One of the things that first attracted me to my husband was that he knew he wanted to be a father, and had a very definite idea of how he wanted to parent. When we got married, we started trying right away. Then, month after month, nothing. We were referred to a fertility clinic after a year, and started the usual tests, which didn’t turn up any issues. For the next two years we progressed through escalating medications and procedures until we finally did IVF. On our first transfer (a frozen one), three years after we started trying for a family, I got pregnant.
I was terrified that I would miscarry. We didn’t publicly announce the pregnancy until I was at 19 weeks. I finally felt safe. But at 23 weeks and 2 days gestation I was sent straight to the hospital from a routine OB appointment with severe pre-eclampsia. The doctor woke me in the middle of the night (when my husband wasn’t there) to tell me she didn’t think I would make it to viability (24 weeks at this hospital) and she strongly pressured me to accept only palliative care and say goodbye to the baby. The next day, the staff changed, and my new doctor was more positive. I made it to 26 weeks and 1 day, and our beautiful boy Cole was born, weighing 730 grams (1 lb 10 oz). For no reason except bad luck, he had terrible lungs, even for a preemie. I held him for the first time when he was 1 month old, dressed him in clothes when he was 2 months old, gave him a bath and picked him up from his crib without help when he was 3 months old, finally breastfed him at more than 4 months old. He was bright, expressive, and alert, and he never looked or acted as sick as he was. We spent 166 days (5 and a half months) with him in the NICU. It was a rocky, stressful journey, full of ups and downs. Finally, we needed one miracle too many, and he died without ever having seen the sun. There are many causes for his death, direct and indirect, but it is simplest to say it was complications of prematurity. Our last week was horrific and in the end his body and brain were completely overcome. We said goodbye to him, alone with him for the first time, and he died instantly on removing his breathing tube.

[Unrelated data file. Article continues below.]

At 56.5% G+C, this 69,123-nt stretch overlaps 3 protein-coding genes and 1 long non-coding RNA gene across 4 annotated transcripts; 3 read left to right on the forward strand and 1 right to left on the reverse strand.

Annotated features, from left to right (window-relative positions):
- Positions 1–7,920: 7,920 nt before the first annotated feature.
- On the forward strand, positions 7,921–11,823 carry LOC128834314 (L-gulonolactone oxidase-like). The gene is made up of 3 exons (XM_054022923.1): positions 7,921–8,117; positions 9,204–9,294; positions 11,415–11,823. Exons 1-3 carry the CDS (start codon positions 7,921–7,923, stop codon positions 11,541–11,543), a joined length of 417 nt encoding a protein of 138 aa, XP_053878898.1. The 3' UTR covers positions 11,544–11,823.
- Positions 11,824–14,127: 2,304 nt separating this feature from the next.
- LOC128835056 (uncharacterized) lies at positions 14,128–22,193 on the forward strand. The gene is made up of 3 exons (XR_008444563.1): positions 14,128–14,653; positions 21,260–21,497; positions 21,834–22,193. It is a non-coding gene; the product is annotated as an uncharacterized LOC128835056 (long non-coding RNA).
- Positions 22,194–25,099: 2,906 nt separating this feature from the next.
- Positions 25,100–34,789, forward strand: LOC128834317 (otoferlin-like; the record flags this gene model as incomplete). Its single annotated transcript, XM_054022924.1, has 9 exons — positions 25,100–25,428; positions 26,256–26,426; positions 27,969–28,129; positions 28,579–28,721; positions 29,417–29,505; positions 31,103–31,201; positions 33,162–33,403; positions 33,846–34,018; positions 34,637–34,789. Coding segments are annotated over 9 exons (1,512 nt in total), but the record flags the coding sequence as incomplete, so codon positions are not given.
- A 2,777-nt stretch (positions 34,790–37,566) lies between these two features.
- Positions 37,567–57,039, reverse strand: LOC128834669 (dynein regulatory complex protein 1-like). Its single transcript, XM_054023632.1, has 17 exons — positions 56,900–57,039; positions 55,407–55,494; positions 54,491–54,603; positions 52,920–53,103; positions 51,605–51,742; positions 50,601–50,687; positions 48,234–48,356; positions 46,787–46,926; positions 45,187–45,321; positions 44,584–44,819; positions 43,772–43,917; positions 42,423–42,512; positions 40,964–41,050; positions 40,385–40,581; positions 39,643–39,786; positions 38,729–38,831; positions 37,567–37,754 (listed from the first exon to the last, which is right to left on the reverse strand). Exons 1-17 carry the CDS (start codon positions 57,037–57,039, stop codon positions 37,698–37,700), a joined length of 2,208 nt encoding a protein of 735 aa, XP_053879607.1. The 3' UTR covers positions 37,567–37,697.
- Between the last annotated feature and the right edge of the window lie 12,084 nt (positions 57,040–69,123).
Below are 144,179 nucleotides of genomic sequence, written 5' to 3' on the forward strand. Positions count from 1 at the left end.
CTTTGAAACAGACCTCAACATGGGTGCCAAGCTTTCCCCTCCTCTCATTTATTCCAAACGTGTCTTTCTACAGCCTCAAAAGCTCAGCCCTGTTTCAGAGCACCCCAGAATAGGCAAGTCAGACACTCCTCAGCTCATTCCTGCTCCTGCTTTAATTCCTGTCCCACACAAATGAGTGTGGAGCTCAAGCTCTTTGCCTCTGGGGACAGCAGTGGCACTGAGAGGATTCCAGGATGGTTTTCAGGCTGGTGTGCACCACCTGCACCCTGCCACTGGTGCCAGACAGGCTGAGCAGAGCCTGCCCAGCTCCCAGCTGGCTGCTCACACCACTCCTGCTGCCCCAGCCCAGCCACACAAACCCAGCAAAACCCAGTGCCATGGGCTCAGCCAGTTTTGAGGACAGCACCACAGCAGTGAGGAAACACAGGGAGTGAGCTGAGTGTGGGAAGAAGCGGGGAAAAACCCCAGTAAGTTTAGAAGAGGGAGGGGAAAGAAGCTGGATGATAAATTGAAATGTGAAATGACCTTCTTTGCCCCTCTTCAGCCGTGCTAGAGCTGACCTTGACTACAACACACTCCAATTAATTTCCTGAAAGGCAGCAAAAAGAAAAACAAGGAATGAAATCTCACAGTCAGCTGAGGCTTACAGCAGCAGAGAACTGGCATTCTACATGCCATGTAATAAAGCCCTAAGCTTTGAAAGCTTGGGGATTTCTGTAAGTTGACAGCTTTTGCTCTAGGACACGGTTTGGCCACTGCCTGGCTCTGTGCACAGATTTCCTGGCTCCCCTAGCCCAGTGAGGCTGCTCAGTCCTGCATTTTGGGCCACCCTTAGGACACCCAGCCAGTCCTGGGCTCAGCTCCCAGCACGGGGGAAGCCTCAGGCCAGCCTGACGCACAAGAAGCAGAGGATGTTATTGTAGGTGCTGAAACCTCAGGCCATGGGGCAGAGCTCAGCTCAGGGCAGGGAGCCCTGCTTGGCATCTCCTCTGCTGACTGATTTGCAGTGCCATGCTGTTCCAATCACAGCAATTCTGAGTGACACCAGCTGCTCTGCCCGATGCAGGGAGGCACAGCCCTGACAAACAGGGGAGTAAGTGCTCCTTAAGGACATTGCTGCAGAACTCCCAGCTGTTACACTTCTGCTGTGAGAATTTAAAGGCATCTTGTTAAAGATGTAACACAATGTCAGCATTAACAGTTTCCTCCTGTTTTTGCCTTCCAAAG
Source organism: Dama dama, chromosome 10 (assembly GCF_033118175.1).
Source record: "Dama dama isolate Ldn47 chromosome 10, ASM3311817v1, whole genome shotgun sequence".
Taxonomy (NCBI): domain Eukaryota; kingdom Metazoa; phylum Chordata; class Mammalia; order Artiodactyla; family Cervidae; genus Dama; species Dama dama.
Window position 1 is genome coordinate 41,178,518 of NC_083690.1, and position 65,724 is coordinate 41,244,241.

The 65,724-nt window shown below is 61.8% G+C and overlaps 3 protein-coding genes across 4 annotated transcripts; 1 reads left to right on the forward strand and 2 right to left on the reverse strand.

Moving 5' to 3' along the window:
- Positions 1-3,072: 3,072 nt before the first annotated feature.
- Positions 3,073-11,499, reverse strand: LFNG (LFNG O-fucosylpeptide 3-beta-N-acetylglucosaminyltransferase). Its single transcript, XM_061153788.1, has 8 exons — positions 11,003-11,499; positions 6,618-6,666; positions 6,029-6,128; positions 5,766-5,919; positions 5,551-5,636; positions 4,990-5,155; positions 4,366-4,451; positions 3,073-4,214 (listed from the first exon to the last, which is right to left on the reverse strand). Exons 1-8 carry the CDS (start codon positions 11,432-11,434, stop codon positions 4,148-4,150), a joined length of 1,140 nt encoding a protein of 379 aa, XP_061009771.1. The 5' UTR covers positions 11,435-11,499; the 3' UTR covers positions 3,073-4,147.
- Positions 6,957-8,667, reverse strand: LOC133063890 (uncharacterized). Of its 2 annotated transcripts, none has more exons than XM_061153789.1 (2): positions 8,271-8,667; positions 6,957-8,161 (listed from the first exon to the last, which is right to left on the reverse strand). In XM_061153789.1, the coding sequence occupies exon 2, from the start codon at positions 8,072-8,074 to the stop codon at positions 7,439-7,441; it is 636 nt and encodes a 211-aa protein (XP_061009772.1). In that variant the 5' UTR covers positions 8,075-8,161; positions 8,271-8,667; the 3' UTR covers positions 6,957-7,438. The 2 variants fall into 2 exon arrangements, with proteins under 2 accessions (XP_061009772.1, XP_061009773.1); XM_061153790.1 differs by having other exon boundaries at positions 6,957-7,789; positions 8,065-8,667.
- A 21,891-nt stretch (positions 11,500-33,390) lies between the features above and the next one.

After spending 6 months at the hospital, surrounded by noise and action and staff and support, I was suddenly alone and without purpose. The isolation and loss of those relationships made my process of grieving for my son harder and more complex. To make matters worse, my husband and I had been on the same page through the infertility, my pregnancy and hospital stay, and our time in the NICU… but we found ourselves grieving in different and incompatible ways, unable to stand together or support each other.
Knowing that we still desperately wanted a family, we started trying again a few months after Cole died, unsure if we were really ready, but focusing on our long term goals. We had four embryos left, and transferred the first, only to have a very early miscarriage (a chemical pregnancy – first pregnancy test was positive, but a test a few days later showed the beta numbers going down). We may have been ready to start trying, even ready for a positive or a negative, but that rollercoaster was hard. We transferred another embryo as soon as possible – which was still a delay of a couple of months. This one was simply a negative. The third transfer was a pregnancy – at 6 weeks there was a heartbeat on the ultrasound, but at 8 weeks the baby had died, and I miscarried a few days after finding out. We couldn’t face using our last embryo that was from the same set as our son (his popsicle twin, in my mind), so we did a new retrieval cycle. This time we did PGS testing to hopefully prevent another miscarriage. We transferred the first embryo from that set (we had three after screening) in a cycle that turned into a mess of confusion, with me bleeding just days after the transfer, and finally having another early miscarriage. With this third miscarriage I officially fall into the ‘recurrent loss’ category. My doctor is searching for an answer that includes what happened with Cole, as the causes of preeclampsia are not understood. Clearly with IVF I can get pregnant, but so far that has only opened us up to loss after loss instead.
It has been over five years that we have been trying to take a baby home. My life is so different from how I imagined. We didn’t even start trying to conceive until several years after I had wanted my first, and then I just watched the years passing with nothing. I had imagined three children, nicely spaced out… and I can’t even bring home one living child after all these years. Sometimes I wonder how we can find the willpower, the energy, the money and the hope to move forward. To continue with IVF there is no doubt that we’ll need medical financing; the number of times we have tried is proving costly and will certainly be pressurizing financially when or if we carry on. But we still desperately want to parent a living child, and so somehow, we keep going.